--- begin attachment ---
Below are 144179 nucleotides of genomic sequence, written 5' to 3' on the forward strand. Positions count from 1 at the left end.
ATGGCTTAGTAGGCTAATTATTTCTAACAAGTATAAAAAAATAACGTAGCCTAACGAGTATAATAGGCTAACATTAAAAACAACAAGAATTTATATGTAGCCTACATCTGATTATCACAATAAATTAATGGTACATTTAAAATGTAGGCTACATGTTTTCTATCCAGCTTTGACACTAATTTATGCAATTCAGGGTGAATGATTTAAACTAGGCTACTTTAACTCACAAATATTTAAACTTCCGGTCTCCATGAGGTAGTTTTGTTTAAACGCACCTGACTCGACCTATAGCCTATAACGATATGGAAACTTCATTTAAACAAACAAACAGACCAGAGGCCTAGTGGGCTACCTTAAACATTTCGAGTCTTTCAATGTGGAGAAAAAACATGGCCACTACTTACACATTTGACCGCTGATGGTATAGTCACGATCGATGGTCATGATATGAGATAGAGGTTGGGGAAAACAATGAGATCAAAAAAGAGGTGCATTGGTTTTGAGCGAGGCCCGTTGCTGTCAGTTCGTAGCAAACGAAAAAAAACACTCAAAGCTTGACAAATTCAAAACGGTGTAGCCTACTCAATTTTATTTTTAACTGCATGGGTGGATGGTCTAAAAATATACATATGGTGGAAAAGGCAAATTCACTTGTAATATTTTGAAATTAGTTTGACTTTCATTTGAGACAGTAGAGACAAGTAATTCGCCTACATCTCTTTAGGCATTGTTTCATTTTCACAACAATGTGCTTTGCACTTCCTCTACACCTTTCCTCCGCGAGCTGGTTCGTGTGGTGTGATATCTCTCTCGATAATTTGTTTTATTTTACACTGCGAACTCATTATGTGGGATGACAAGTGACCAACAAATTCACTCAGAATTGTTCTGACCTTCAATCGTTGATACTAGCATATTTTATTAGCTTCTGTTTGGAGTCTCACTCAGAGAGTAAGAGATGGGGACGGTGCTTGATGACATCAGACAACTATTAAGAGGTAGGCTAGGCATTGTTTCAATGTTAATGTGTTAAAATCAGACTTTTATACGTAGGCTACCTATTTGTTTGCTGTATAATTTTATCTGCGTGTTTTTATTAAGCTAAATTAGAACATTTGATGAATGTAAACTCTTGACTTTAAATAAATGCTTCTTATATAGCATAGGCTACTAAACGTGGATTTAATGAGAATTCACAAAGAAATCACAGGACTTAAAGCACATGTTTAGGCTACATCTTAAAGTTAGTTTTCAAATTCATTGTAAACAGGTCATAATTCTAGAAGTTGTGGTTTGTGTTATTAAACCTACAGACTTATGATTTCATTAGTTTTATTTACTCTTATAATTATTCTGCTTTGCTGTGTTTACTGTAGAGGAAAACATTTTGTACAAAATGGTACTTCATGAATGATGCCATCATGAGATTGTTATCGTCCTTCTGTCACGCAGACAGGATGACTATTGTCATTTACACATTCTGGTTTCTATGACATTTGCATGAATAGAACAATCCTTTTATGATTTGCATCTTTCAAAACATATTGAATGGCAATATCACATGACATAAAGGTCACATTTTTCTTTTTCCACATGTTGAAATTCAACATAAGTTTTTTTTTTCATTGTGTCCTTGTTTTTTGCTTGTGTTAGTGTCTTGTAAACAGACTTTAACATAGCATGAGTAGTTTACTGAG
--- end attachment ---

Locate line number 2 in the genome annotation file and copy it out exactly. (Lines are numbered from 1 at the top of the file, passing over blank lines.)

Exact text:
ATGGCTTAGTAGGCTAATTATTTCTAACAAGTATAAAAAAATAACGTAGCCTAACGAGTATAATAGGCTAACATTAAAAACAACAAGAATTTATATGTAGCCTACATCTGATTATCACAATAAATTAATGGTACATTTAAAATGTAGGCTACATGTTTTCTATCCAGCTTTGACACTAATTTATGCAATTCAGGGTGAATGATTTAAACTAGGCTACTTTAACTCACAAATATTTAAACTTCCGGTCTCCATGAGGTAGTTTTGTTTAAACGCACCTGACTCGACCTATAGCCTATAACGATATGGAAACTTCATTTAAACAAACAAACAGACCAGAGGCCTAGTGGGCTACCTTAAACATTTCGAGTCTTTCAATGTGGAGAAAAAACATGGCCACTACTTACACATTTGACCGCTGATGGTATAGTCACGATCGATGGTCATGATATGAGATAGAGGTTGGGGAAAACAATGAGATCAAAAAAGAGGTGCATTGGTTTTGAGCGAGGCCCGTTGCTGTCAGTTCGTAGCAAACGAAAAAAAACACTCAAAGCTTGACAAATTCAAAACGGTGTAGCCTACTCAATTTTATTTTTAACTGCATGGGTGGATGGTCTAAAAATATACATATGGTGGAAAAGGCAAATTCACTTGTAATATTTTGAAATTAGTTTGACTTTCATTTGAGACAGTAGAGACAAGTAATTCGCCTACATCTCTTTAGGCATTGTTTCATTTTCACAACAATGTGCTTTGCACTTCCTCTACACCTTTCCTCCGCGAGCTGGTTCGTGTGGTGTGATATCTCTCTCGATAATTTGTTTTATTTTACACTGCGAACTCATTATGTGGGATGACAAGTGACCAACAAATTCACTCAGAATTGTTCTGACCTTCAATCGTTGATACTAGCATATTTTATTAGCTTCTGTTTGGAGTCTCACTCAGAGAGTAAGAGATGGGGACGGTGCTTGATGACATCAGACAACTATTAAGAGGTAGGCTAGGCATTGTTTCAATGTTAATGTGTTAAAATCAGACTTTTATACGTAGGCTACCTATTTGTTTGCTGTATAATTTTATCTGCGTGTTTTTATTAAGCTAAATTAGAACATTTGATGAATGTAAACTCTTGACTTTAAATAAATGCTTCTTATATAGCATAGGCTACTAAACGTGGATTTAATGAGAATTCACAAAGAAATCACAGGACTTAAAGCACATGTTTAGGCTACATCTTAAAGTTAGTTTTCAAATTCATTGTAAACAGGTCATAATTCTAGAAGTTGTGGTTTGTGTTATTAAACCTACAGACTTATGATTTCATTAGTTTTATTTACTCTTATAATTATTCTGCTTTGCTGTGTTTACTGTAGAGGAAAACATTTTGTACAAAATGGTACTTCATGAATGATGCCATCATGAGATTGTTATCGTCCTTCTGTCACGCAGACAGGATGACTATTGTCATTTACACATTCTGGTTTCTATGACATTTGCATGAATAGAACAATCCTTTTATGATTTGCATCTTTCAAAACATATTGAATGGCAATATCACATGACATAAAGGTCACATTTTTCTTTTTCCACATGTTGAAATTCAACATAAGTTTTTTTTTTCATTGTGTCCTTGTTTTTTGCTTGTGTTAGTGTCTTGTAAACAGACTTTAACATAGCATGAGTAGTTTACTGAG